Standard Test Method for Determination of Formaldehyde and Other Carbonyl Compounds in Air (Active Sampler ethodology)
|Publication Date:||10 March 1997|
|ICS Code (Aldehydes and ketones):||71.080.80|
1.1 This test method covers a procedure for the determination of formaldehyde (HCHO) and other carbonyl compounds (aldehydes and ketones) in air. This test method is most specific for formaldehyde but, with modification, at least 13 other carbonyl compounds can be detected and quantified.
1.2 This test method involves drawing air through a cartridge containing silica gel coated with 2,4-dinitrophenylhyd
1.3 This test method is based on the specific reaction of carbonyl compounds with DNPH in the presence of an acid to form stable derivatives according to the reaction shown in Fig. 1, (where: both R and R1 are alkyl or aromatic groups (ketones), or both, or either R or R1 is a hydrogen atom (aldehydes)). The determination of formaldehyde, as a DNPH derivative, is similar to that of U.S. EPA Method TO-11 in that it utilizes HPLC with UV detection as the analytical finish. The detection limits have been extended to other carbonyl compounds that can be determined as outlined in Section 13. This test method is suitable for determination of formaldehyde and other carbonyl compounds in the concentration range from approximately 10 ppb to 1 ppm (v/v).
1.4 The sampling method gives a time-weighted average (TWA) sample. It can be used for long-term (1 to 24 h) or short-term (5 to 60 min) sampling of air for formaldehyde.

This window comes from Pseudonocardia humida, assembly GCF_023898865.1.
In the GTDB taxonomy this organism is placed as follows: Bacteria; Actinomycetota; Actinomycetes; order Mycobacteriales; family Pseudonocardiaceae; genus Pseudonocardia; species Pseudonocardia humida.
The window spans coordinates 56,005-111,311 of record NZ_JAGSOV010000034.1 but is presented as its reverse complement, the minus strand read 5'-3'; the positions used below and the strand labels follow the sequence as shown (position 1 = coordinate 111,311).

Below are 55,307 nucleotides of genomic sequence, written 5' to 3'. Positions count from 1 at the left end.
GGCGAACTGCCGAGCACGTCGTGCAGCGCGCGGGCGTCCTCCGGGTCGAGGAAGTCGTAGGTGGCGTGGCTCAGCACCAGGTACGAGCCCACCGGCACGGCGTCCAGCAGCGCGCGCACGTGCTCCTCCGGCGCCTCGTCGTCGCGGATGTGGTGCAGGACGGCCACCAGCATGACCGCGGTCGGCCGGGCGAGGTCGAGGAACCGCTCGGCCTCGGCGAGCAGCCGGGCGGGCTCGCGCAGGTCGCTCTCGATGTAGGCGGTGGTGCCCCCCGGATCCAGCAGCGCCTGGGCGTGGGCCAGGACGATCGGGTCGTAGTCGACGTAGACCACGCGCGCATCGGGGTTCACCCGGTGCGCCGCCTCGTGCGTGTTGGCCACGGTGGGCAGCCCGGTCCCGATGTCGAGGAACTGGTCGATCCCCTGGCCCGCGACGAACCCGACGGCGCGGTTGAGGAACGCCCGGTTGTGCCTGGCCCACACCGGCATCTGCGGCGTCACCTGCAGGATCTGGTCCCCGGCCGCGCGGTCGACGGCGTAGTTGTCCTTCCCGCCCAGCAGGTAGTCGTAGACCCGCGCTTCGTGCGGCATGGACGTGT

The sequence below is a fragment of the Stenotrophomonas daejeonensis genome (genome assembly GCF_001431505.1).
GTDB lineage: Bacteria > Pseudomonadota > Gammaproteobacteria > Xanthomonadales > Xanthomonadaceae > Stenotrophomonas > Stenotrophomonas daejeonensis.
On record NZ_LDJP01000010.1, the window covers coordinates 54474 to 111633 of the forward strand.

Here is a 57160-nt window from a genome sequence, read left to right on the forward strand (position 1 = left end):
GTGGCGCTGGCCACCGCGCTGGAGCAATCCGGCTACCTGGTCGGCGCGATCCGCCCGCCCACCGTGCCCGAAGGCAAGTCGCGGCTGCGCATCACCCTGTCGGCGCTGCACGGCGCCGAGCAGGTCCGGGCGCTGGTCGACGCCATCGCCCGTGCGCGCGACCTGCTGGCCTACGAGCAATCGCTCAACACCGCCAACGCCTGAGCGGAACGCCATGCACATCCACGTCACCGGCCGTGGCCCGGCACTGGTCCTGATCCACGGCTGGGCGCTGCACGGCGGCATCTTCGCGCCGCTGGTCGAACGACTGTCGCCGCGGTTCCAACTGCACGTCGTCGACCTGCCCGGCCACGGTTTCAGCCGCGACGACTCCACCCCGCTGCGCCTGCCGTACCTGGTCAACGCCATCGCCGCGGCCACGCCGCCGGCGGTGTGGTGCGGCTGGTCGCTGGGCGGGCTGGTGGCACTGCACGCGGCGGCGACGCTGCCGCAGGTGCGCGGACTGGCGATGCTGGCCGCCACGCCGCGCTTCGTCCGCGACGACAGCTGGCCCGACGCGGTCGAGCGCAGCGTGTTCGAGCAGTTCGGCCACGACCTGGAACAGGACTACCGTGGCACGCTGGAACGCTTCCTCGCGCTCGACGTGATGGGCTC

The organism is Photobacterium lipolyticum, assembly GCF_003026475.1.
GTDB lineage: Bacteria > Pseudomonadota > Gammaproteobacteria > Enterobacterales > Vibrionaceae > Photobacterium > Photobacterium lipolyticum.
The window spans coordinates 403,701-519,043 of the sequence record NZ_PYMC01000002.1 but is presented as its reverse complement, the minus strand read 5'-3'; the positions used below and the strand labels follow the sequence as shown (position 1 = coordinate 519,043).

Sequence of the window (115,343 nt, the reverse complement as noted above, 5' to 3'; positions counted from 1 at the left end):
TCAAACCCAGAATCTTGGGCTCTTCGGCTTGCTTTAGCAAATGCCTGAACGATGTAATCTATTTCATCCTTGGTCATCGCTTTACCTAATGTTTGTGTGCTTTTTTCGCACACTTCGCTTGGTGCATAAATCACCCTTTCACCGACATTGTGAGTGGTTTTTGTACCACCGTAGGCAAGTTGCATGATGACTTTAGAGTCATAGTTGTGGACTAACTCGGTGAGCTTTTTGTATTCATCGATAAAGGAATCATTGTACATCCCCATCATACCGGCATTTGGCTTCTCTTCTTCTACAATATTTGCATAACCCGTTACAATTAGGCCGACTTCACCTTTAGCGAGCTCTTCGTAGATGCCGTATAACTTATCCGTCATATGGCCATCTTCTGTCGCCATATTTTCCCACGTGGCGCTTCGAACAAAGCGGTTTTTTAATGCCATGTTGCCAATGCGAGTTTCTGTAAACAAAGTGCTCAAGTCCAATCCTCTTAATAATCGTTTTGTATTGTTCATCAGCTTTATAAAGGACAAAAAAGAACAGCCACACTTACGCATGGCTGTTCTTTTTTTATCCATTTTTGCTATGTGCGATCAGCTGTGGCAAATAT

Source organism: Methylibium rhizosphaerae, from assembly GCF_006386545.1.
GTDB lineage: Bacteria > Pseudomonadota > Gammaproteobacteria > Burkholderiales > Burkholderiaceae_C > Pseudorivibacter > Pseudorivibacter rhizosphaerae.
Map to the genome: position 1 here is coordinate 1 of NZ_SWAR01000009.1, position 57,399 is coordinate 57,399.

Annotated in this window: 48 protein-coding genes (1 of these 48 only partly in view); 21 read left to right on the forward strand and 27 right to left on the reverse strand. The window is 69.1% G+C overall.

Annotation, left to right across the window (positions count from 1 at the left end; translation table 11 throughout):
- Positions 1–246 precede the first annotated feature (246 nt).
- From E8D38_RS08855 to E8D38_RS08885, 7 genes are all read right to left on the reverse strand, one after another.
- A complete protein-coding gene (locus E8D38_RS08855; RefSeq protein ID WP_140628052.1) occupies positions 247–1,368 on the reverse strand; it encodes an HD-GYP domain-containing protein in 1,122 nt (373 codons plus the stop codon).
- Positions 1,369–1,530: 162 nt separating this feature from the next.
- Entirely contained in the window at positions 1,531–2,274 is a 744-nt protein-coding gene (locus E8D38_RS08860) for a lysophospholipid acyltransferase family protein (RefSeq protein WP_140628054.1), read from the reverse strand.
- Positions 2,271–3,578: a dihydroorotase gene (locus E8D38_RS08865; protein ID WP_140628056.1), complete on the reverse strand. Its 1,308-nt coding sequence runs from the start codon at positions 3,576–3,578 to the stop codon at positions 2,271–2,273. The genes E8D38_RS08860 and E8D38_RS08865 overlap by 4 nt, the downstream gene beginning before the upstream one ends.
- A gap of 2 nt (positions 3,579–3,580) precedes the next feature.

1.5 This test method instructs the user on how to prepare sampling cartridges from commercially available chromatographic grade silica gel cartridges by the application of acidified DNPH to each cartridge.
1.6 The sampling flow rate, as described in this test method, has been validated for sampling rates up to 1.5 L/min. This flow rate limitation is principally due to the high pressure drop (>8 kPa at 1.0 L/min) across the user prepared silica gel cartridges which have a particle size of 55 to 105 µm. These cartridges are not generally compatible with battery-powered pumps used in personal sampling equipment (for example, those used by industrial hygienists.
1.7 Alternatively, pre-coated DNPH silica gel cartridges are also available and may be substituted provided they can be demonstrated to perform equivalently. Some of these use silica gel of a larger particle size that results in a lower pressure drop across the cartridge. These low pressure drop cartridges may be more suitable for sampling air using battery-powered personal sampling pumps.
1.8 The values stated in SI units are to be regarded as the standard.
1.9 This standard does not purport to address all of the safety concerns, if any, associated with its use. It is the responsibility of the user of this standard to establish appropriate safety and health practices and determine the applicability of regulatory limitations prior to use.